There are some forms of state action, however, which by their nature involve discretionary decisionmaking based on a vast array of subjective, individualized assessments. In such cases the rule that people should be "treated alike, under like circumstances and conditions" is not violated when one person is treated differently from others, because treating like individuals differently is an accepted consequence of the discretion granted. In such situations, allowing a challenge based on the arbitrary singling out of a particular person would undermine the very discretion that such state officials are entrusted to exercise.
Id. at 2154.
In the case at bar, the alleged attempted assault does not fit within the Olech/Engquist rationale. The alleged attempted assault on plaintiff cannot reasonably be viewed as governmental action, discretionary or otherwise. Nor can it reasonably be said that in attempting to assault plaintiff, defendant applied the law to plaintiff differently than he applied it to others.
Rather, defendant's action was wholly outside his judicial authority, having no connection with the application of any legislation or regulation, and with no possible rational basis. The Equal Protection Clause is not implicated by defendant's conduct, and the first cause of action is dismissed.
Second Cause of Action
Plaintiff's second cause of action alleges that defendant denied him his Fourteenth Amendment right to substantive due process "by conducting himself in an outrageous and shocking manner, contrary to traditional notions of fair play and decency." Such a claim must be based on conduct that "shocks the conscience," that is, conduct that is "outrageous and egregious under the circumstances" and is "brutal and offensive to human dignity[.]" Smith v. Half Hollow Hills Cent. School Dist., 298 F.3d 168, 173 (2d Cir. 2002) (internal quotation marks and citation omitted). Accepted as true for purposes of this motion, plaintiff's allegations concerning the attempted assault describe conduct that is wrong and inexcusable. Yet, in view of all the circumstances alleged by plaintiff, including the brevity of the incident and the fact that defendant made no physical contact with plaintiff, the conduct does not rise to the level required to state a claim for denial of substantive due process. The second cause of action lacks merit.
Third Cause of Action
In the third cause of action, plaintiff alleges that in attempting to assault him, defendant "displayed deliberate indifference" towards plaintiff, thus shocking plaintiff's conscience and violating his Eighth Amendment right of protection against cruel and unusual punishment. It appears that plaintiff was a pretrial detainee when the alleged attempted assault occurred; thus, any challenge to the conditions of his detention is properly reviewed under the Due Process Clause of the Fourteenth Amendment. See Benjamin v. Fraser, 343 F.3d 35, 49-50 (2d Cir. 2003) (explaining that because a pretrial detainee has not been convicted of a crime, he may not be punished, and the Eighth Amendment prohibition against cruel and unusual punishment is inapplicable).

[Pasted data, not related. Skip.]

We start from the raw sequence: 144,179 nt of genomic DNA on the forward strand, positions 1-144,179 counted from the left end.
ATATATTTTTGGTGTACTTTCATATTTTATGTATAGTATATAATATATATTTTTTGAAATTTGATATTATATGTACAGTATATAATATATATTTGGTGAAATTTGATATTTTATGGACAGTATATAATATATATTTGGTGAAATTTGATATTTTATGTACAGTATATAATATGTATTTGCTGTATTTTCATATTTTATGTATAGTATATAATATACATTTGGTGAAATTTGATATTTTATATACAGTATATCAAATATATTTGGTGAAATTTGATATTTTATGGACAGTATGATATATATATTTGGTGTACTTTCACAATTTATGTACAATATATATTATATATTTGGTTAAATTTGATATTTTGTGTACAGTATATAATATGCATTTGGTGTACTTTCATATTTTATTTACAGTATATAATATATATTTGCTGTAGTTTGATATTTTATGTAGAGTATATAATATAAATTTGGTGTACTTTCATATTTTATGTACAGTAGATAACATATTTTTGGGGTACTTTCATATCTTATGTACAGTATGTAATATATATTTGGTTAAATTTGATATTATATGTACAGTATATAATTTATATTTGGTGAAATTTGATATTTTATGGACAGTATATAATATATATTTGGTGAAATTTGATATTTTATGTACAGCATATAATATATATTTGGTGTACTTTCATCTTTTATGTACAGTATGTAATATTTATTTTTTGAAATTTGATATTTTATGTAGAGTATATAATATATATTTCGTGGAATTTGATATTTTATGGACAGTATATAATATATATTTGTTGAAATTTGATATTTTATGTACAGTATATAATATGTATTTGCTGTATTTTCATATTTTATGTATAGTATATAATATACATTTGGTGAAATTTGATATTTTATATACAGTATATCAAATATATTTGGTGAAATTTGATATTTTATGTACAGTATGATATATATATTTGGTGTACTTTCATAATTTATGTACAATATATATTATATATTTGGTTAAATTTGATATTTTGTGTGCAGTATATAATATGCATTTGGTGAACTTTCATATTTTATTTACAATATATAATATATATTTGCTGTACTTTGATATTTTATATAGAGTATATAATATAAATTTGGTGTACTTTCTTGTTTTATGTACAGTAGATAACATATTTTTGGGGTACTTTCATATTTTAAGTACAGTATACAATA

Plaintiff's submissions do not state any cognizable claim stemming from the conditions of his detention. In considering whether the cause of action may be viewed as a claim for excessive force, the Court notes that "the right of pretrial detainees to be free from excessive force amounting to punishment is protected by the Due Process Clause of the Fourteenth Amendment." United States v. Walsh, 194 F.3d 37, 47 (2d Cir. 1999) (citing Bell v. Wolfish, 441 U.S. 520, 535 (1979)). A pretrial detainee states a claim for excessive force "even if [he] does not suffer serious, or significant injury, provided that the amount of force used is more than de minimis, or involves force that is repugnant to the conscience of mankind." Walsh, 194 F.3d at 48 (applying test in Hudson v. McMillian, 503 U.S. 1, 9-10 (1992) to pretrial detainees under the Fourteenth Amendment) (internal quotations and citations omitted). Accepted as true, plaintiff's allegations cannot meet this standard. Inasmuch as plaintiff does not allege that defendant made any physical contact with him, there was no force used, de minimis or otherwise. See, e.g., Barclay v. Poland, 2006 WL 145552, * (W.D.N.Y. Jan. 19, 2006) (holding that allegations that defendant threatened plaintiff and attempted to assault him fail to state a claim for excessive force). Further, defendant's alleged conduct cannot reasonably be said to be "repugnant to the conscience of mankind."
Plaintiff's allegations cannot be read as claiming that defendant deprived him of his right to care and protection while in custody; defendant, who was not his custodian, was not responsible to protect plaintiff from risk of harm. See generally Bass v. Jackson, 790 F.2d 260, 262-63 (2d Cir. 1986); Patrick v. Amicucci, 2007 WL 840124, *3 (S.D.N.Y. Mar. 19, 2007). If read as a claim for deprivation of plaintiff's liberty right "to be secure in his person," see generally Heath v. Henning, 854 F.2d 6, 8 (2d Cir. 1988), the third cause of action fails for the same reason as does the second cause of action. Nor is there any other ground upon which plaintiff's allegations can be construed to make out a due process deprivation, or, for that matter, any federal statutory or constitutional claim. Accordingly, the third cause of action is dismissed.
Accepting as true all factual allegations in plaintiff's pro se submissions, drawing all reasonable inferences in his favor, and interpreting his allegations to raise the strongest arguments that they suggest, the Court finds that plaintiff has failed to state any federal statutory or constitutional claim.
It is therefore
ORDERED that defendant's motion (Dkt. No. 21) is granted; and it is further ORDERED that the action is dismissed with prejudice.
IT IS SO ORDERED.